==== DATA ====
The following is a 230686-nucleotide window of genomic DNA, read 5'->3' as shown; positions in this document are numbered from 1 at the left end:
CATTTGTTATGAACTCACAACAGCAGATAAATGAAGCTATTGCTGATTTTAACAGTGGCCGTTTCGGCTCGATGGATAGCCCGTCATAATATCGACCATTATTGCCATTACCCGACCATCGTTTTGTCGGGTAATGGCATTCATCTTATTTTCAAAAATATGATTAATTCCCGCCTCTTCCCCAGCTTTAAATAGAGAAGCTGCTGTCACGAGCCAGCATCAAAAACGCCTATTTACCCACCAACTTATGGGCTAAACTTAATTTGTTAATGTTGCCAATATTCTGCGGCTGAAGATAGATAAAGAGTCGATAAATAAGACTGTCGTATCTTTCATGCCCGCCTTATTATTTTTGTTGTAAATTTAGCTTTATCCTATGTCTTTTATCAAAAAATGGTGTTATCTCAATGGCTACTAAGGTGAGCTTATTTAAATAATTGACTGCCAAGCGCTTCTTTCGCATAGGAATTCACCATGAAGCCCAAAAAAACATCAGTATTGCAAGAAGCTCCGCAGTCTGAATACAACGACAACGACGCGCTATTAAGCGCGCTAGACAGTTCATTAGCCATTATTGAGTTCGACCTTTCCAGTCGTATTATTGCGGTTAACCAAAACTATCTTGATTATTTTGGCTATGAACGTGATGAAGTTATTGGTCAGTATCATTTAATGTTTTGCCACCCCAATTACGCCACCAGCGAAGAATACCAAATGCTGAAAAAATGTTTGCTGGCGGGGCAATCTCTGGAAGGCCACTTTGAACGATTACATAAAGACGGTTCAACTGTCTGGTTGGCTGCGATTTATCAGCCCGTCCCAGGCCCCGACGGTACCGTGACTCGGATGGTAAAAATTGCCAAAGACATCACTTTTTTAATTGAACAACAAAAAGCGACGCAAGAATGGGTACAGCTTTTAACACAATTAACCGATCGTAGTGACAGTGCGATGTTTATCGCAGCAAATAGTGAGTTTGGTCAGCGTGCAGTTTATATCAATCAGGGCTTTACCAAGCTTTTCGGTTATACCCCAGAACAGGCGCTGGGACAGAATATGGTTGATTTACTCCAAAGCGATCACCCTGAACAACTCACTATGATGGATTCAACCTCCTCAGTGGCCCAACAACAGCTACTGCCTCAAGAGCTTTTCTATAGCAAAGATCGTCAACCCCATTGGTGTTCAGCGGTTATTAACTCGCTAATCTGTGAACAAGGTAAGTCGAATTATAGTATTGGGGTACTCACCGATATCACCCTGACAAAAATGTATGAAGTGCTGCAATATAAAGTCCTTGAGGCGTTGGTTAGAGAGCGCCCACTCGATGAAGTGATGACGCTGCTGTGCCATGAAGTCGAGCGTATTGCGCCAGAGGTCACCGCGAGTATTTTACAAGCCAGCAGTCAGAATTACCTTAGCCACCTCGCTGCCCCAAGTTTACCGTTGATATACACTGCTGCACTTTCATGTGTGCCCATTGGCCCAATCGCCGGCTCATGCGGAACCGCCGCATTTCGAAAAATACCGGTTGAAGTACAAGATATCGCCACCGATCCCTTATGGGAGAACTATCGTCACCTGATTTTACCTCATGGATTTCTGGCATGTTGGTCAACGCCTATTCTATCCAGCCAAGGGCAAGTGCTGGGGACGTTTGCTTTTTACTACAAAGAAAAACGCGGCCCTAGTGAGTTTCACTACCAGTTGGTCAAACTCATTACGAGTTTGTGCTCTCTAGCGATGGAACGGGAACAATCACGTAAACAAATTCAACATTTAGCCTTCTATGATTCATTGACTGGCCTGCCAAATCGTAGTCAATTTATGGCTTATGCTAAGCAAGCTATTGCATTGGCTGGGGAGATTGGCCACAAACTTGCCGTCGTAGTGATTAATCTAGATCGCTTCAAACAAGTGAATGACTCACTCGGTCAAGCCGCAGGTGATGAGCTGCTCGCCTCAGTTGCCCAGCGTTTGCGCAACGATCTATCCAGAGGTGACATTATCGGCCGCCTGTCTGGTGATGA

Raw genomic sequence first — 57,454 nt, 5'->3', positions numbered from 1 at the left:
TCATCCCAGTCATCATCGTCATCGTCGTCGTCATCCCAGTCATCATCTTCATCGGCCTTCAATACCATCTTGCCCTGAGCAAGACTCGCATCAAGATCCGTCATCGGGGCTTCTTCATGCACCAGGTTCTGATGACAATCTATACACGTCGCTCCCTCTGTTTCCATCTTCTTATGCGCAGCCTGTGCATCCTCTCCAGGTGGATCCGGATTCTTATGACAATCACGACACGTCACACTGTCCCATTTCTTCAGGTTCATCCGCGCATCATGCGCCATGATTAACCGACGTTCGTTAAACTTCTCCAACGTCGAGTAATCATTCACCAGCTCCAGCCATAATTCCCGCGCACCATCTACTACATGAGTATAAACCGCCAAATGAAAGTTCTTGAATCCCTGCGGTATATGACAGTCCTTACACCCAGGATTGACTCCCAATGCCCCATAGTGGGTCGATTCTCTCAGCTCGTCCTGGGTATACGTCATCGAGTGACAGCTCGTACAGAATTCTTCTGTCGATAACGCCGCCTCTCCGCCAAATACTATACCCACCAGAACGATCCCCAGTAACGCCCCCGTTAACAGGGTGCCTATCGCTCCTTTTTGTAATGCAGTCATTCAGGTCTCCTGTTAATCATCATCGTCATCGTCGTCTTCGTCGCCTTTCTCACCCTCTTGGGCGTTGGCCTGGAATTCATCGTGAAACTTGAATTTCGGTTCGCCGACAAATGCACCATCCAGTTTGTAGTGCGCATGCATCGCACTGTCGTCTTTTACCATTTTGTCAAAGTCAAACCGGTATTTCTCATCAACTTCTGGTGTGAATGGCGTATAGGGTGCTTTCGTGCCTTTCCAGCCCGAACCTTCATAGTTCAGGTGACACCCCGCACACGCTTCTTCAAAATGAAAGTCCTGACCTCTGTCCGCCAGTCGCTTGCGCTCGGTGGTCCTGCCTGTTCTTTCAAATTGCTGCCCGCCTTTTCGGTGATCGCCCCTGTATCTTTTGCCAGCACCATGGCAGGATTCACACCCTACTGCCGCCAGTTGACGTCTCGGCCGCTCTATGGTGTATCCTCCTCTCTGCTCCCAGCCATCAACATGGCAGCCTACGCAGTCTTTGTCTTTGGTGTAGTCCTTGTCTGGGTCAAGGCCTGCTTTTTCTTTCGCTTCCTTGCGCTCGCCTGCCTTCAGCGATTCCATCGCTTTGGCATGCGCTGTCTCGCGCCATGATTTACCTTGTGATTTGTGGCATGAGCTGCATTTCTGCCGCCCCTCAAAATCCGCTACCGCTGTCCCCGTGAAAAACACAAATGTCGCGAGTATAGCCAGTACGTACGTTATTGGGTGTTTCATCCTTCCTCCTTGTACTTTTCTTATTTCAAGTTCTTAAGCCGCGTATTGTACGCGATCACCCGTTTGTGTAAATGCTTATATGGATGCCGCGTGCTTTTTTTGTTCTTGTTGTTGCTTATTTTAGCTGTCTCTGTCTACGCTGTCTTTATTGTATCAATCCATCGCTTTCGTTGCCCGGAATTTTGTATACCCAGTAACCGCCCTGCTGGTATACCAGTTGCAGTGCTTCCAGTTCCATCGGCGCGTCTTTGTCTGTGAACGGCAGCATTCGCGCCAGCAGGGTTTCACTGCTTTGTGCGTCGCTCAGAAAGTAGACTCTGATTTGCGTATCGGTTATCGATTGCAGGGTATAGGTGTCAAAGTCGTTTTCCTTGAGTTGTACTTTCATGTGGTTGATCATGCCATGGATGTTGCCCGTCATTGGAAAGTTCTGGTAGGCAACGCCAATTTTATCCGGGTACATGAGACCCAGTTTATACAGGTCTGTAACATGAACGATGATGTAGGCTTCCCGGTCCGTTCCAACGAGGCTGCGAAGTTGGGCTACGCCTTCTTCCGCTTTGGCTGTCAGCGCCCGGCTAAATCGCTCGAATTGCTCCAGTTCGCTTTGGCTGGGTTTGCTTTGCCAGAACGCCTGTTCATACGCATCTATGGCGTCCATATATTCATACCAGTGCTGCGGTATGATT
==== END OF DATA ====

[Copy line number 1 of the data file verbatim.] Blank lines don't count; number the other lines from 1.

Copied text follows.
The following is a 230686-nucleotide window of genomic DNA, read 5'->3' as shown; positions in this document are numbered from 1 at the left end: